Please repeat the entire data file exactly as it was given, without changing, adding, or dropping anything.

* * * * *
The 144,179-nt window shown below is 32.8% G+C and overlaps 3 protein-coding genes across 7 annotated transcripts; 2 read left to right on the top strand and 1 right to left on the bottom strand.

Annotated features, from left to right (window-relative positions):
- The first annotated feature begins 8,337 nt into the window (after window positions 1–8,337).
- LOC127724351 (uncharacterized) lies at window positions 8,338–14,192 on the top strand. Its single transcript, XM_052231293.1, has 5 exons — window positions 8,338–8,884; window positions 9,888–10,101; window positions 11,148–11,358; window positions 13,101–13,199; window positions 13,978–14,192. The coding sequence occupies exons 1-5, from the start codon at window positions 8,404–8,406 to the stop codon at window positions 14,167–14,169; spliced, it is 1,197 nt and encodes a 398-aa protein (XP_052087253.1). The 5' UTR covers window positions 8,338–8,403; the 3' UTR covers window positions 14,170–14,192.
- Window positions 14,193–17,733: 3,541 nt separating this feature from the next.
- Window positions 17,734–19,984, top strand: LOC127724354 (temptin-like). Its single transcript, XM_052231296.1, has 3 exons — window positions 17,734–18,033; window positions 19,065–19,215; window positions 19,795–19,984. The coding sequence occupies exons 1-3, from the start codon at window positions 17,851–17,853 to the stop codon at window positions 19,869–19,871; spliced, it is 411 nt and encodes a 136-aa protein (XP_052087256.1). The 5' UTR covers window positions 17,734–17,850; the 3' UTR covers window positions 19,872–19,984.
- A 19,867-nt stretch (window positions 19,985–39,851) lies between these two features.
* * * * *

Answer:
The 144,179-nt window shown below is 32.8% G+C and overlaps 3 protein-coding genes across 7 annotated transcripts; 2 read left to right on the top strand and 1 right to left on the bottom strand.

Annotated features, from left to right (window-relative positions):
- The first annotated feature begins 8,337 nt into the window (after window positions 1–8,337).
- LOC127724351 (uncharacterized) lies at window positions 8,338–14,192 on the top strand. Its single transcript, XM_052231293.1, has 5 exons — window positions 8,338–8,884; window positions 9,888–10,101; window positions 11,148–11,358; window positions 13,101–13,199; window positions 13,978–14,192. The coding sequence occupies exons 1-5, from the start codon at window positions 8,404–8,406 to the stop codon at window positions 14,167–14,169; spliced, it is 1,197 nt and encodes a 398-aa protein (XP_052087253.1). The 5' UTR covers window positions 8,338–8,403; the 3' UTR covers window positions 14,170–14,192.
- Window positions 14,193–17,733: 3,541 nt separating this feature from the next.
- Window positions 17,734–19,984, top strand: LOC127724354 (temptin-like). Its single transcript, XM_052231296.1, has 3 exons — window positions 17,734–18,033; window positions 19,065–19,215; window positions 19,795–19,984. The coding sequence occupies exons 1-3, from the start codon at window positions 17,851–17,853 to the stop codon at window positions 19,869–19,871; spliced, it is 411 nt and encodes a 136-aa protein (XP_052087256.1). The 5' UTR covers window positions 17,734–17,850; the 3' UTR covers window positions 19,872–19,984.
- A 19,867-nt stretch (window positions 19,985–39,851) lies between these two features.